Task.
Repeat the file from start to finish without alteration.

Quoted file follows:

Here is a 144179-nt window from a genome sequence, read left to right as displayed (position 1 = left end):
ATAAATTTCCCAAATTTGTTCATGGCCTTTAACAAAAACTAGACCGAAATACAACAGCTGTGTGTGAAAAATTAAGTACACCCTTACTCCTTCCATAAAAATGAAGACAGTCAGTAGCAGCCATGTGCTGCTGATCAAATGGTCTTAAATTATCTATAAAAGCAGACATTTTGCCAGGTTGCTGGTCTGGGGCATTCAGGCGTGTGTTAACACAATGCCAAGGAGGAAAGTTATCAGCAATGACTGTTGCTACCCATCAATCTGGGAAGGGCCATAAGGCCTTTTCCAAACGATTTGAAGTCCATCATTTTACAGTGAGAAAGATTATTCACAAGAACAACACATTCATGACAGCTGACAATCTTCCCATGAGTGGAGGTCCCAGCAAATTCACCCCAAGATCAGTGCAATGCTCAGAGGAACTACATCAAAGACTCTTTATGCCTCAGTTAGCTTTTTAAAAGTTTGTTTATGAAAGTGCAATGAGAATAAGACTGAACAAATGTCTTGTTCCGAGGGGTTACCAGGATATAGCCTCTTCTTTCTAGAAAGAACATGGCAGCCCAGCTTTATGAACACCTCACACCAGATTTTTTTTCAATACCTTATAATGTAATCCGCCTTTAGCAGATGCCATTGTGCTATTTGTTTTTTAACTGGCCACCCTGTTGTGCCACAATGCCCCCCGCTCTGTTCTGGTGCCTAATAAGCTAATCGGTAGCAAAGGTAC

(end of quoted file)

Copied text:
Here is a 144179-nt window from a genome sequence, read left to right as displayed (position 1 = left end):
ATAAATTTCCCAAATTTGTTCATGGCCTTTAACAAAAACTAGACCGAAATACAACAGCTGTGTGTGAAAAATTAAGTACACCCTTACTCCTTCCATAAAAATGAAGACAGTCAGTAGCAGCCATGTGCTGCTGATCAAATGGTCTTAAATTATCTATAAAAGCAGACATTTTGCCAGGTTGCTGGTCTGGGGCATTCAGGCGTGTGTTAACACAATGCCAAGGAGGAAAGTTATCAGCAATGACTGTTGCTACCCATCAATCTGGGAAGGGCCATAAGGCCTTTTCCAAACGATTTGAAGTCCATCATTTTACAGTGAGAAAGATTATTCACAAGAACAACACATTCATGACAGCTGACAATCTTCCCATGAGTGGAGGTCCCAGCAAATTCACCCCAAGATCAGTGCAATGCTCAGAGGAACTACATCAAAGACTCTTTATGCCTCAGTTAGCTTTTTAAAAGTTTGTTTATGAAAGTGCAATGAGAATAAGACTGAACAAATGTCTTGTTCCGAGGGGTTACCAGGATATAGCCTCTTCTTTCTAGAAAGAACATGGCAGCCCAGCTTTATGAACACCTCACACCAGATTTTTTTTCAATACCTTATAATGTAATCCGCCTTTAGCAGATGCCATTGTGCTATTTGTTTTTTAACTGGCCACCCTGTTGTGCCACAATGCCCCCCGCTCTGTTCTGGTGCCTAATAAGCTAATCGGTAGCAAAGGTAC